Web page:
Reason to Smile: More MN Children Expected to See the Dentist
ST. PAUL, Minn. - It is the most common chronic childhood disease, and across Minnesota and the country there are new requirements that could help take a bite out of kids' tooth decay. Pediatric dental care is one of the essential benefits under the Affordable Care Act, meaning it must be offered, whether it's part of a health plan or as an optional stand-alone.
That should help get more children in the chair, according to Carmelo Cinqueonce, executive director of the Minnesota Dental Association.
"There are children who go without care and there are adults that go without care, so it's important the more we can do to make sure that patients have coverage, and also have an opportunity to see a dentist," he said.
As a result of the ACA, it's estimated that as many as 8.7 million people age 21 and younger will gain dental coverage nationwide by 2018.
Dr. Paul Reggiardo, spokesman for the American Academy of Pediatric Dentistry, said tooth decay and untreated cavities in childhood can lead to serious pain, and the negative effects can spread from there.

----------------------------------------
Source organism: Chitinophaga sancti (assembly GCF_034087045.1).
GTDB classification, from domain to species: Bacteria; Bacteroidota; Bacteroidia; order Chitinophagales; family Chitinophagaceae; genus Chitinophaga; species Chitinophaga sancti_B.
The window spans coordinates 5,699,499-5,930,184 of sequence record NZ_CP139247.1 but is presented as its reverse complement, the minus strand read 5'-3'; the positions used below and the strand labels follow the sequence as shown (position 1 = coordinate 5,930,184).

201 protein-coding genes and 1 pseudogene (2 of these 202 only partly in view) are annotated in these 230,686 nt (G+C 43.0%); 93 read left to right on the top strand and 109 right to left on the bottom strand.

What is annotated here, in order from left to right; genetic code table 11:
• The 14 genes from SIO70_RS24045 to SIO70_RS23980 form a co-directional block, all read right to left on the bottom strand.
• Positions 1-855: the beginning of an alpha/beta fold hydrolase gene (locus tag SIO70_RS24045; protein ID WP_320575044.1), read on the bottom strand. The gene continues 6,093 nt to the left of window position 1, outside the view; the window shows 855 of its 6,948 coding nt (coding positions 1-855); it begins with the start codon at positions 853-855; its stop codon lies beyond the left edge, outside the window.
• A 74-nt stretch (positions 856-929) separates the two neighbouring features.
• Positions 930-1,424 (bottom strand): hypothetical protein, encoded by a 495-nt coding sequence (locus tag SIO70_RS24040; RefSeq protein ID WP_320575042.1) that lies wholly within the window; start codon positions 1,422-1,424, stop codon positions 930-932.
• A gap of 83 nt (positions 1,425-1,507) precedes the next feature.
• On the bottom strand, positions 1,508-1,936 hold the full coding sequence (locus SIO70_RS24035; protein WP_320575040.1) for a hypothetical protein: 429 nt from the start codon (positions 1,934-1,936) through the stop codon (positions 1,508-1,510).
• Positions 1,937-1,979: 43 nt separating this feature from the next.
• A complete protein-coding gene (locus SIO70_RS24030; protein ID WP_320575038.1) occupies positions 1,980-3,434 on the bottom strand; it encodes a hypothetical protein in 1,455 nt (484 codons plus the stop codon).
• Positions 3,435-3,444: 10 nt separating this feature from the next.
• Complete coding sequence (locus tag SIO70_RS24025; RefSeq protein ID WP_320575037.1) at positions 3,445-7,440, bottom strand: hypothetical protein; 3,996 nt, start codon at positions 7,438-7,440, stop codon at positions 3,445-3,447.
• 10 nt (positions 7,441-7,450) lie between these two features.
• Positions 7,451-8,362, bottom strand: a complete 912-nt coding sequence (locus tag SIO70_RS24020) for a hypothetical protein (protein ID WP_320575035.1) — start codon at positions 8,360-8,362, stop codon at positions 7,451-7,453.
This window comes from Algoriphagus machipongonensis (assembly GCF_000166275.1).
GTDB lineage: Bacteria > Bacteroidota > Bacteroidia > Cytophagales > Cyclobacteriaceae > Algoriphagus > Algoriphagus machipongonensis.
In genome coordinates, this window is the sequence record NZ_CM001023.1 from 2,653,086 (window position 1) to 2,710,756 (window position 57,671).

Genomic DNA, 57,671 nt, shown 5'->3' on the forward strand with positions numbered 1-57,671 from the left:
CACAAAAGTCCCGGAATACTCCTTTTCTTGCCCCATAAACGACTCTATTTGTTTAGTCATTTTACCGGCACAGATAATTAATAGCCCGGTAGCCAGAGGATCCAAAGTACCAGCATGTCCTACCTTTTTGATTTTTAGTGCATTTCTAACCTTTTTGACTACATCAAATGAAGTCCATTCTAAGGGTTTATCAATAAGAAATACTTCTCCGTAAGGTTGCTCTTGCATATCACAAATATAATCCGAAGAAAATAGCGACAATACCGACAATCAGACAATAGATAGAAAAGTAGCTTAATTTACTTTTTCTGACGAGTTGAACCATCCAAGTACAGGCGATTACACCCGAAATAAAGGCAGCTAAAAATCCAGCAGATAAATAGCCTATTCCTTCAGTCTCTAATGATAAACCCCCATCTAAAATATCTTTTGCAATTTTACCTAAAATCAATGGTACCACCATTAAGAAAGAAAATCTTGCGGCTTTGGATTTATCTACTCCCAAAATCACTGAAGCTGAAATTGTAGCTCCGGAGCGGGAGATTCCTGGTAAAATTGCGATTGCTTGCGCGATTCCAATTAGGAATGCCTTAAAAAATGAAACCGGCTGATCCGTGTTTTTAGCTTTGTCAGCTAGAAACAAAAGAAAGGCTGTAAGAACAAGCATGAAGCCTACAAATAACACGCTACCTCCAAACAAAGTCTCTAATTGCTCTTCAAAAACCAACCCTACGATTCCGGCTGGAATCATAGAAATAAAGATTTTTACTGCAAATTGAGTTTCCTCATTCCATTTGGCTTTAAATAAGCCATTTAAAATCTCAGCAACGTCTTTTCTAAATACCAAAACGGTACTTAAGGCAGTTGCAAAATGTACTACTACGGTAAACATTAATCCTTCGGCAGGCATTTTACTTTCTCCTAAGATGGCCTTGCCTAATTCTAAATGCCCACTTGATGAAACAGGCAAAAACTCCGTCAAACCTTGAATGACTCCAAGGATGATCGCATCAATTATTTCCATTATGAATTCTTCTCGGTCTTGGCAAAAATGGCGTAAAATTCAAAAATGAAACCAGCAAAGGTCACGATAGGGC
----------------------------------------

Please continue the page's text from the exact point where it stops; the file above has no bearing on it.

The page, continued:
"Kids who are suffering with pain, they're not getting adequate nutrition. Their school performance is affected. Their learning is affected. A child in pain is not going to be able to sit attentively in school and listen," he said. "And so, the implications go well beyond just having cavities."
The next major deadline under the Affordable Care Act is just weeks away. The first open enrollment period ends March 31 for those wanting a plan this year through the health insurance marketplace.
ACA dental plan information is at 1.usa.gov/1ohO59Y. ADA benefit examination is at ADA.org.